In any case, our first assignment for Salt was called a "Mini-Ethnography" multimedia project. We were put into groups (one photographer, one writer, one radio producer) and sent out into a drawn out bubble on a map of Maine. Our professors decided where we could find stories and we decided what our stories would be.
We found ourselves driving through Bridgton, Maine early Saturday morning... tired and groggy unsure of what the day would bring. We drove through town for a while and finally found ourselves at the end of a dirt road staring out at this:
It was a beautiful, clear-sky day, not too chilly and purrrrrrfect for ice fishing (which seems to me to be less about catching fish and more about what you do while waiting for fish!) So we spent some time waiting for the elusive "big catch" with 5 local boys who seemed glad to have the company. They answered all our questions and gritted their teeth through all the photos. We had lots of fun chatting with them too. One guy, named Adam, seemed to love pointing out every time I said "eh". At least someone gets a kick out of it.
The scariest part of ice fishing in the sun is the cracking sound in the ice. We were standing about 20 feet from open water which made the deep cracking sound even more disconcerting. But as one of the guys said "That's not the ice breaking, that's the ice making." Yet, I'm not sure I believe that. I did however add to the cracking myself with some old-school ice fishing action by chipping a new hole into the 15 inch ice.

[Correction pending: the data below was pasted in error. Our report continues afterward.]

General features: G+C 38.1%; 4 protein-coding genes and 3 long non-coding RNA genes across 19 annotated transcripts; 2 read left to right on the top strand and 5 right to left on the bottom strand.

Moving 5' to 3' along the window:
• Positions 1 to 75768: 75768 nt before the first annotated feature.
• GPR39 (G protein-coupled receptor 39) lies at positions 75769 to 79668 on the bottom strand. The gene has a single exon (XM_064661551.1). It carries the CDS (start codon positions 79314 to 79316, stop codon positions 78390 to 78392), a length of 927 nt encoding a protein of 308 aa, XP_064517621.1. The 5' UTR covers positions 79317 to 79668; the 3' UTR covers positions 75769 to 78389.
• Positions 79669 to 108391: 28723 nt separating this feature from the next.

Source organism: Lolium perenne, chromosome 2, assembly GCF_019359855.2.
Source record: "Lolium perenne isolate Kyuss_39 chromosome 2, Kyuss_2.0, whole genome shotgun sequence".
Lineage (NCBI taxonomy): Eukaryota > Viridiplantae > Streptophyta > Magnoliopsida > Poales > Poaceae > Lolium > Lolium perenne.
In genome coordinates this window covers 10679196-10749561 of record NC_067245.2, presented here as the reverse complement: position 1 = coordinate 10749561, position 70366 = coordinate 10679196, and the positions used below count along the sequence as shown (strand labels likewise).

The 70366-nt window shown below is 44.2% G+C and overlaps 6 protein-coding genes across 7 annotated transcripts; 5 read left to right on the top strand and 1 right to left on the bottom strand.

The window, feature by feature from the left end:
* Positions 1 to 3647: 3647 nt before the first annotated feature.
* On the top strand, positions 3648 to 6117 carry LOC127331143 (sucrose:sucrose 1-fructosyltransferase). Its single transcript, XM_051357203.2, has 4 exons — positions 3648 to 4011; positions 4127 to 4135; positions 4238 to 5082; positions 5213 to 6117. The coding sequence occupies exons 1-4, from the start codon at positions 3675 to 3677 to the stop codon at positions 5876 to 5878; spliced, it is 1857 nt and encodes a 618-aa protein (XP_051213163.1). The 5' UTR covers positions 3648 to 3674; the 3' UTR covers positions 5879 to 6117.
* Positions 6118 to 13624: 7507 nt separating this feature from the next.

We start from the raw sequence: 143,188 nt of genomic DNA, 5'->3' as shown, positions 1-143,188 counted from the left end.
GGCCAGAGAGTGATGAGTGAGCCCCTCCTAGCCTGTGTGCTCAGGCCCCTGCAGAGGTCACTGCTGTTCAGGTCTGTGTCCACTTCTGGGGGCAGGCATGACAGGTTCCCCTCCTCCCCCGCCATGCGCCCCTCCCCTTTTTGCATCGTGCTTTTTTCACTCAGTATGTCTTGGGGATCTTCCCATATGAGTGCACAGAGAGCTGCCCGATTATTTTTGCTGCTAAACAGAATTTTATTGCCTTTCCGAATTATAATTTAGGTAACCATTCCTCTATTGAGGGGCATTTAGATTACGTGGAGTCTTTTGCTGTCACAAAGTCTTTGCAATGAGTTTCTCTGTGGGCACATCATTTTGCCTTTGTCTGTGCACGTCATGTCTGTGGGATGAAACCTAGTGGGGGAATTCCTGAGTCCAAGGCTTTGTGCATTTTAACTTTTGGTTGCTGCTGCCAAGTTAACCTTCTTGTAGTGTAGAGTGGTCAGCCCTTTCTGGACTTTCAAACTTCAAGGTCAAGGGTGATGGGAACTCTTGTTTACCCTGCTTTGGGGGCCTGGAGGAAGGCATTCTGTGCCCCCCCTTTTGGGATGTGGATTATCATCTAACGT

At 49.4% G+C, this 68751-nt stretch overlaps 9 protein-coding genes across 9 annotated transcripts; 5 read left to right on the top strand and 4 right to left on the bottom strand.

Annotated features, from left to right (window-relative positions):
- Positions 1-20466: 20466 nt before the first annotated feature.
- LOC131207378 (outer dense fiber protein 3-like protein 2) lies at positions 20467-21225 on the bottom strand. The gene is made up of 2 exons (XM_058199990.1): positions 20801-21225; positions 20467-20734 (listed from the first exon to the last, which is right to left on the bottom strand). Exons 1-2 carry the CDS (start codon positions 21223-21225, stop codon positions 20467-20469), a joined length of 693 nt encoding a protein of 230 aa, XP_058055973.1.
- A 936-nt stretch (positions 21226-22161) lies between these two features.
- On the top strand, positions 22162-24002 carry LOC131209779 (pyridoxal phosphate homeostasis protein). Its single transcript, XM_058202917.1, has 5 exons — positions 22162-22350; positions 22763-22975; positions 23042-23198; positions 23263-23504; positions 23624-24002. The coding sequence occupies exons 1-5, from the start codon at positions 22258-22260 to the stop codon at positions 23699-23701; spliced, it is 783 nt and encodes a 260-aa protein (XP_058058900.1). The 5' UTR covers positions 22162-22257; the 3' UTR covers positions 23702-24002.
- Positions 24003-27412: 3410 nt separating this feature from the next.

Gotta love the action shots. What did I learn form this experience? ... The best way to warm up on the ice is to chip a hole through it.
Once we were too cold to report any longer we switched to the polar opposite (sorry... bad joke) of ice fishing...
Before we begin here I would just like to say for the record, surprisingly I am a really good ping pong player! Yeah, I'll take you on!
We found the world's friendliest group of ping pong players in the Bridgton community centre. I think I am good at ping pong? Well, these guys are great! One of the players was even the state champion for over 65! And what a nice guy! Nicest of all was Bill, who answered every single question I had and THEN taught me some invaluable lessons about ping pong. It is easy to think you are good when someone keeps telling you so. He wanted me to come back this week... but Bridgton is about 40 miles from Portland... and that's a long walk!
Here I am in action!
So I guess I can add ice fisherwoman and pingponger to my resume. Do you think that will get me a radio job?